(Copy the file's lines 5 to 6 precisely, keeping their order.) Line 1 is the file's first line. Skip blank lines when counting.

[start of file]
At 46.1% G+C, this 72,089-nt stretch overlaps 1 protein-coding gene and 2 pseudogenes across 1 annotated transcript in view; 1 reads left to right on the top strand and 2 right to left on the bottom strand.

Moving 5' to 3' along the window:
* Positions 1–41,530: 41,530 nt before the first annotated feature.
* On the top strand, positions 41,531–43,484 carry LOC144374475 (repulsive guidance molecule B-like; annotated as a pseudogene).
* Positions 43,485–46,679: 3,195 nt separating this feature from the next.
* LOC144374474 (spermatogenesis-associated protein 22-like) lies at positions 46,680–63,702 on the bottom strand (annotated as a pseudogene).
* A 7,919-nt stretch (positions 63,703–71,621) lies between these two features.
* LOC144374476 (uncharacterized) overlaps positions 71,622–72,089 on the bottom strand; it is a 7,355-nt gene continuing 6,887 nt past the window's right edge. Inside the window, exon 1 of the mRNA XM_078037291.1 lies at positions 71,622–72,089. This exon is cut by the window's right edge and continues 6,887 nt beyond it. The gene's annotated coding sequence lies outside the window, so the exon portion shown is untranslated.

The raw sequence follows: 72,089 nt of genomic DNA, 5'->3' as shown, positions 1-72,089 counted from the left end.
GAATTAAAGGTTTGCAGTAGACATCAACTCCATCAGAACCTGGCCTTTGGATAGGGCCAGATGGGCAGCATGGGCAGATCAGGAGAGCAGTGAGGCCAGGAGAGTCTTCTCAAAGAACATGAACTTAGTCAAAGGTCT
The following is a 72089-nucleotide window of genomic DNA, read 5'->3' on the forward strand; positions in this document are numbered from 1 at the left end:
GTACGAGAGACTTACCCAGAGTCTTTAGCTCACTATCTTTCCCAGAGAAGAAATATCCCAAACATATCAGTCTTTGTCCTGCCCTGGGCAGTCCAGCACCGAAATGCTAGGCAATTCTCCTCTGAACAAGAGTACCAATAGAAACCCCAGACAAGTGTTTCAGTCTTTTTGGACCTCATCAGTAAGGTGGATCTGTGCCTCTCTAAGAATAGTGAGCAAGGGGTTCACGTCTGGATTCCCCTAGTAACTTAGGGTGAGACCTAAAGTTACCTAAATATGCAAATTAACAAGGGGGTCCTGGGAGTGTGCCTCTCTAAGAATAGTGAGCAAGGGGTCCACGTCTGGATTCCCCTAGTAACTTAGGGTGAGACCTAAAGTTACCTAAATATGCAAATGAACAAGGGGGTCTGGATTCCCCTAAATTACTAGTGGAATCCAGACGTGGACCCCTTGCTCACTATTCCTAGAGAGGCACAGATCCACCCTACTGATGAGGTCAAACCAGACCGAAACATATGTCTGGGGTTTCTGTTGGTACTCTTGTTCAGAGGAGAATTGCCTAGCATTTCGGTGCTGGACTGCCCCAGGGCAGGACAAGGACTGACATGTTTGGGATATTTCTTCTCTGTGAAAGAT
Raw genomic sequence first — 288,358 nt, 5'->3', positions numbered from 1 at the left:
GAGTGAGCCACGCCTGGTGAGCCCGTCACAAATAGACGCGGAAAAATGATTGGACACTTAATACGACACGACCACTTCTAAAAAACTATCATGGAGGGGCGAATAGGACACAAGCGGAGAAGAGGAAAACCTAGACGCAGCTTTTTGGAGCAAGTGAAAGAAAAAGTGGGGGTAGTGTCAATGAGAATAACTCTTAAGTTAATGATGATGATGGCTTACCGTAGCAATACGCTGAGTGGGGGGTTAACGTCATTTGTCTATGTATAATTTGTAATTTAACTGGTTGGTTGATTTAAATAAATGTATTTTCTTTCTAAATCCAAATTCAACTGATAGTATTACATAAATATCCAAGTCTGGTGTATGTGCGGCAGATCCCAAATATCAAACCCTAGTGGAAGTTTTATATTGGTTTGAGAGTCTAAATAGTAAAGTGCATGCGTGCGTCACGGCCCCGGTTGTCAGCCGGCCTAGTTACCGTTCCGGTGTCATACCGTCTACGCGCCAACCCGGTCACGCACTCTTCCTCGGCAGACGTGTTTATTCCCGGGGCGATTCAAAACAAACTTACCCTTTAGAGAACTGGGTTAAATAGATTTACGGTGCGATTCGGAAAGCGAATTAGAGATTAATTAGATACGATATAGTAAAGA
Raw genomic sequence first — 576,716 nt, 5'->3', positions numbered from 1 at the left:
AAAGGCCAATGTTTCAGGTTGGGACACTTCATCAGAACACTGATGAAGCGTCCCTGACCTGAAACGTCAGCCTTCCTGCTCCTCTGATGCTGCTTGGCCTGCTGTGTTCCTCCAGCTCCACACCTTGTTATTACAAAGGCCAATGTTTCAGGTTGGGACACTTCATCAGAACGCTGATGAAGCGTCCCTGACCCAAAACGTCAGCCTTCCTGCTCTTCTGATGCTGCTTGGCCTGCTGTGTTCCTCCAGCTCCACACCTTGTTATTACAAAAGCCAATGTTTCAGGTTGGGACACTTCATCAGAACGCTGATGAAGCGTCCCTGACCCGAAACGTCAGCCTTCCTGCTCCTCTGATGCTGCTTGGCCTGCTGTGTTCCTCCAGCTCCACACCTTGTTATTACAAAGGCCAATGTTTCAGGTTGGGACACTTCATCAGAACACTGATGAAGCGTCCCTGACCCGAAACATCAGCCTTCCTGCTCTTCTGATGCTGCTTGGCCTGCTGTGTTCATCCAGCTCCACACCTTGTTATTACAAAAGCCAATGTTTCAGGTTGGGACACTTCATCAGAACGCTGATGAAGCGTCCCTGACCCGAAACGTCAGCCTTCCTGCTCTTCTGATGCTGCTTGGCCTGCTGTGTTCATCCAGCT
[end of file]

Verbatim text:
* Positions 43,485–46,679: 3,195 nt separating this feature from the next.
* LOC144374474 (spermatogenesis-associated protein 22-like) lies at positions 46,680–63,702 on the bottom strand (annotated as a pseudogene).